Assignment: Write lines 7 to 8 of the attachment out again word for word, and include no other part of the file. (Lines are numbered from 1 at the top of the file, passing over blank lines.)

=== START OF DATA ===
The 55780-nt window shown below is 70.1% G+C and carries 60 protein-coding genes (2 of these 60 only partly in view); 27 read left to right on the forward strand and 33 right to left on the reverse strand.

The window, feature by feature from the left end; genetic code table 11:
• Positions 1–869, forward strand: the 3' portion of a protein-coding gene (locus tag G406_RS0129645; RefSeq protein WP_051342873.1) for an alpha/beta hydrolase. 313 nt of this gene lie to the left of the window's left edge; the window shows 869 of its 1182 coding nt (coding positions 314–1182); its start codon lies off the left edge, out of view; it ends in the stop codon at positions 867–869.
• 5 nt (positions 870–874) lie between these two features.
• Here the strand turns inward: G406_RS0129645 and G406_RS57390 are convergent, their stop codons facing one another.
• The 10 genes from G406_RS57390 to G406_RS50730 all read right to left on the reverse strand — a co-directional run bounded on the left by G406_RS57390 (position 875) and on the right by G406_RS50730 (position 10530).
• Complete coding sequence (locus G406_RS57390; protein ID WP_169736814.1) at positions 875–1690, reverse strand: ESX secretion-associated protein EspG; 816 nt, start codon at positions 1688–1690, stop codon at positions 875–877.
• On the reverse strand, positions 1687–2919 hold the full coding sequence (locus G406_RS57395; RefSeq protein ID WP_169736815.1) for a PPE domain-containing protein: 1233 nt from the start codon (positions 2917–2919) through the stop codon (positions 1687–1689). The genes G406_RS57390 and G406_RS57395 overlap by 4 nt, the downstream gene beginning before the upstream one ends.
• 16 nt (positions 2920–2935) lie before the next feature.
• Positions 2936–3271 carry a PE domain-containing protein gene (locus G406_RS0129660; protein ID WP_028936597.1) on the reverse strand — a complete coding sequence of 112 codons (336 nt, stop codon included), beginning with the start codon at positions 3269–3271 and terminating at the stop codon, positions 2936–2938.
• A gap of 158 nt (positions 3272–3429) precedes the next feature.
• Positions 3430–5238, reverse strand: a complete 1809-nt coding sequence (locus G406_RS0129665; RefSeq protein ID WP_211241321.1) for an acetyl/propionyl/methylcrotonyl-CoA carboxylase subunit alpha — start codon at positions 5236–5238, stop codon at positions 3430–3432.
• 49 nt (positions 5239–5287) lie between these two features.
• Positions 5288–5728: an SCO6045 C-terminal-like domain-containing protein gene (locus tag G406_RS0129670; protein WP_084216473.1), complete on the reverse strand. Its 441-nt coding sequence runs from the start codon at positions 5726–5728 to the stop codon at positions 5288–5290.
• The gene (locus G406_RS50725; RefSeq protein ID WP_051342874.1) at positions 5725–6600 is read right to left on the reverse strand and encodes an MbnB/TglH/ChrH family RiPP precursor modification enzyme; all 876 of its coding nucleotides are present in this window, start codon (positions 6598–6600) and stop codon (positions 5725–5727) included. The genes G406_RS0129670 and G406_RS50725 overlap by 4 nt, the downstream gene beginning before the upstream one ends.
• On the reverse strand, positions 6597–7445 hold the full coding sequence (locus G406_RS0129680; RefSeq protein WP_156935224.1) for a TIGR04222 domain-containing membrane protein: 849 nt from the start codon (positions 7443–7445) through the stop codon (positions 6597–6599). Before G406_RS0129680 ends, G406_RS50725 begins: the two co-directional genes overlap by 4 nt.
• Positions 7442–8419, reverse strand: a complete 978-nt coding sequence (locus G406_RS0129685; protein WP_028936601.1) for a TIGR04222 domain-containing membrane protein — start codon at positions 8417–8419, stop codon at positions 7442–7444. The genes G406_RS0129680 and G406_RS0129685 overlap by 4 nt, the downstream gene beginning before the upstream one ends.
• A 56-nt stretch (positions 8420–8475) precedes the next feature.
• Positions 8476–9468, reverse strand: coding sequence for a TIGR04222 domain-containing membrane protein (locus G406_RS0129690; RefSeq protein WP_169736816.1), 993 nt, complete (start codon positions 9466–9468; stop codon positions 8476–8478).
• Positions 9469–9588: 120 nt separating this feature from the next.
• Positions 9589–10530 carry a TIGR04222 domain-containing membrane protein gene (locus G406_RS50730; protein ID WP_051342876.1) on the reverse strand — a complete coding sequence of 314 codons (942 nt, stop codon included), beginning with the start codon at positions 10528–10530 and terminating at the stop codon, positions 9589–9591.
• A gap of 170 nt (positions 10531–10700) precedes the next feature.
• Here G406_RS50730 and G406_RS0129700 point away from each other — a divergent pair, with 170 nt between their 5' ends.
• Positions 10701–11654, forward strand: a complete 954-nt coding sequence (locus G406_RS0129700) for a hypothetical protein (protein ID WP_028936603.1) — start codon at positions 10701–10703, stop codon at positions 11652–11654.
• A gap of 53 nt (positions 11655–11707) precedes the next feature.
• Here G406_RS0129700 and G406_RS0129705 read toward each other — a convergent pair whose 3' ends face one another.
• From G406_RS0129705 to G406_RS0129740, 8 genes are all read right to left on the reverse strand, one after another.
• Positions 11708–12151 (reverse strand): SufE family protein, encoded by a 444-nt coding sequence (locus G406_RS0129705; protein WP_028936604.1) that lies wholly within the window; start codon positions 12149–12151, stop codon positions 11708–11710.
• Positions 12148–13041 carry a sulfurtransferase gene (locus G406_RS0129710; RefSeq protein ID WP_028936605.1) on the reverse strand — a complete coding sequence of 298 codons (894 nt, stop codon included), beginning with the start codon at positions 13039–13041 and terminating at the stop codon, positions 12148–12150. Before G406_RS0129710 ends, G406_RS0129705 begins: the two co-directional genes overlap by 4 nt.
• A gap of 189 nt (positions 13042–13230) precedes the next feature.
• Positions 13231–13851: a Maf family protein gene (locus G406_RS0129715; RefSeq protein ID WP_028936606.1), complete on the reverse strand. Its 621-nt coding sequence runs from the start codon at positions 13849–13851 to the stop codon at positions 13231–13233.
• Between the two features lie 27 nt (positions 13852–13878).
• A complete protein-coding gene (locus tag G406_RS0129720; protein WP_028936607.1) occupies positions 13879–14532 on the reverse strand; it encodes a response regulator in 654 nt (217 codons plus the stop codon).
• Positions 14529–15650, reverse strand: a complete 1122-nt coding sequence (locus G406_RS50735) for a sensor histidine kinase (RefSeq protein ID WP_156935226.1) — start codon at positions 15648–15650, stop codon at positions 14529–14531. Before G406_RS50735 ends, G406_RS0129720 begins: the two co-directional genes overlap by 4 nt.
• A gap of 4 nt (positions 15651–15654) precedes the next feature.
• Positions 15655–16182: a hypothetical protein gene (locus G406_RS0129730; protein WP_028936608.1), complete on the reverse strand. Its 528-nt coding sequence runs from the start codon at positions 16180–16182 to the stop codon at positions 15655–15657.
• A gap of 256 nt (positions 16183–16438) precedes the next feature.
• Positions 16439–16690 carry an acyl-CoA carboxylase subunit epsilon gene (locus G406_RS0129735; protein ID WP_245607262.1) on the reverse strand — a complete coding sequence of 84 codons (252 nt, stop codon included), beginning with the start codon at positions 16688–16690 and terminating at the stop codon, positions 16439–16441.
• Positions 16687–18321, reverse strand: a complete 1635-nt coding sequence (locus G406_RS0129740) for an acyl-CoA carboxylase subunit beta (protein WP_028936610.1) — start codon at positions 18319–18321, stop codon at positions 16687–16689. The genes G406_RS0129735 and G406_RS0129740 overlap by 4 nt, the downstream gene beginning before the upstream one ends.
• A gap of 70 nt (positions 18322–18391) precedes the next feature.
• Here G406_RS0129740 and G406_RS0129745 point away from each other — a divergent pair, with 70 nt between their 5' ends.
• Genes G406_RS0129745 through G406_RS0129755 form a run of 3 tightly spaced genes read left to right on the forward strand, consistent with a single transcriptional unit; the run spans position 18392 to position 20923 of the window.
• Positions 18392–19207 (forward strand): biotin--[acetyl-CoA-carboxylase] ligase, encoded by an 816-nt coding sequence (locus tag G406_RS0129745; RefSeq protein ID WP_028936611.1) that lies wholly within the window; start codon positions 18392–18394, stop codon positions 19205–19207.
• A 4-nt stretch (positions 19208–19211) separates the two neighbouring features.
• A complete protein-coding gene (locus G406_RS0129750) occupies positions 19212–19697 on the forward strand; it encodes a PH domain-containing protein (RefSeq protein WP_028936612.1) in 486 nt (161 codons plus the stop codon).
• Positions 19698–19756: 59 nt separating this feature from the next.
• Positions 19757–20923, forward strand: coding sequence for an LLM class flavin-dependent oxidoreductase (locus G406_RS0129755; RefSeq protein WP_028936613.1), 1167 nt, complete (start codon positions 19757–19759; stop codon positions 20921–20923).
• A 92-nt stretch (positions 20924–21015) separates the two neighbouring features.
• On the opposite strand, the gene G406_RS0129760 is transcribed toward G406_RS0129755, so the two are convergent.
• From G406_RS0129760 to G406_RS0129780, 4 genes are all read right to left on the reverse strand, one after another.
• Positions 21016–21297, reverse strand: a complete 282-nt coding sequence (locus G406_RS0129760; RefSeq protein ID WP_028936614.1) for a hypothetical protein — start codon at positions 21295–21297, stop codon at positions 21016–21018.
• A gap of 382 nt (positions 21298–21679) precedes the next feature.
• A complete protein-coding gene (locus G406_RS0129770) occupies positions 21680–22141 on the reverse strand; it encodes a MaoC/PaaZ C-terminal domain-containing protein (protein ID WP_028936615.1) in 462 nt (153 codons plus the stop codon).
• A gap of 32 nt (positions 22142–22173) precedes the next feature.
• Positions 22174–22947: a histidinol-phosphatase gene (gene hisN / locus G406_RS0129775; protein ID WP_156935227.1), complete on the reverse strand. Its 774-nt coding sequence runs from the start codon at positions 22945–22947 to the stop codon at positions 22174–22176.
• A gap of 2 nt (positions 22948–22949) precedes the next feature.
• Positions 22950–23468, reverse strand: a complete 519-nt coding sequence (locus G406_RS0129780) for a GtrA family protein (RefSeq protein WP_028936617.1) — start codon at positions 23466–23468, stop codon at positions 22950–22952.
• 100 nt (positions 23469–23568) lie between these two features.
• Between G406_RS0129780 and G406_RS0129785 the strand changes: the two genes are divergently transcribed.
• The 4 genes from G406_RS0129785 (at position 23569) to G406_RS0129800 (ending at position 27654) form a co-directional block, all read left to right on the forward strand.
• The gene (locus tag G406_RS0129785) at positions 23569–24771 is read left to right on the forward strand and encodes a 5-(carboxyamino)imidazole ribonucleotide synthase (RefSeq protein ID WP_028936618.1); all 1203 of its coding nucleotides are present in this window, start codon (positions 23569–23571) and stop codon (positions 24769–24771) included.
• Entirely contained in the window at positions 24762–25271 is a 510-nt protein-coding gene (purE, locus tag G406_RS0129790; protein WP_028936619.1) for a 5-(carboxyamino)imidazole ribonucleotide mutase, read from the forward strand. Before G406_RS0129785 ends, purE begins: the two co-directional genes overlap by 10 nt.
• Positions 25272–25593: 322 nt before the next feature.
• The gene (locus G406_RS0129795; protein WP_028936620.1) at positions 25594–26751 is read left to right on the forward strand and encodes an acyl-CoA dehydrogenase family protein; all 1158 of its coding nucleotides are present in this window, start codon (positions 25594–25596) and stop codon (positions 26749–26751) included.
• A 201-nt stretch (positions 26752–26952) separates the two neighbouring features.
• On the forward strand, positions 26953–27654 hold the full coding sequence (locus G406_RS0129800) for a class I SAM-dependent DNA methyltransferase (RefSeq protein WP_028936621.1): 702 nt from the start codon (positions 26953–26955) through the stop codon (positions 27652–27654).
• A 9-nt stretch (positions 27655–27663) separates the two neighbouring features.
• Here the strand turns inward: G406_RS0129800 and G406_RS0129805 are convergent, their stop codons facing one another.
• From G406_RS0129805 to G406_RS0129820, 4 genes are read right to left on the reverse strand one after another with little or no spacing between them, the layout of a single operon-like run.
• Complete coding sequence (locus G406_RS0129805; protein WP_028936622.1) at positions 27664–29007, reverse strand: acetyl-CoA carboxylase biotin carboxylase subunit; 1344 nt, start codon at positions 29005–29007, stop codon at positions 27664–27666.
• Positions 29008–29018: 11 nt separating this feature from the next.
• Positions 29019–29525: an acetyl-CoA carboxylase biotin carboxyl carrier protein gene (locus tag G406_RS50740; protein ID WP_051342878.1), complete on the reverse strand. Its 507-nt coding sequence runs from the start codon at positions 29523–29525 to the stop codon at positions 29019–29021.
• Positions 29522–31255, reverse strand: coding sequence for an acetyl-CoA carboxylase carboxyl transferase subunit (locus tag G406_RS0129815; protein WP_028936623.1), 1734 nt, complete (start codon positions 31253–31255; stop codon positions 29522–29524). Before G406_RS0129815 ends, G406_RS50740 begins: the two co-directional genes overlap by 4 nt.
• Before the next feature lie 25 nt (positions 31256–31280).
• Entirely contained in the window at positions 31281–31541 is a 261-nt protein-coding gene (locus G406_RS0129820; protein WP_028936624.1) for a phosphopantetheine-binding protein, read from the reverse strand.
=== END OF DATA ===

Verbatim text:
• Complete coding sequence (locus G406_RS57390; protein ID WP_169736814.1) at positions 875–1690, reverse strand: ESX secretion-associated protein EspG; 816 nt, start codon at positions 1688–1690, stop codon at positions 875–877.
• On the reverse strand, positions 1687–2919 hold the full coding sequence (locus G406_RS57395; RefSeq protein ID WP_169736815.1) for a PPE domain-containing protein: 1233 nt from the start codon (positions 2917–2919) through the stop codon (positions 1687–1689). The genes G406_RS57390 and G406_RS57395 overlap by 4 nt, the downstream gene beginning before the upstream one ends.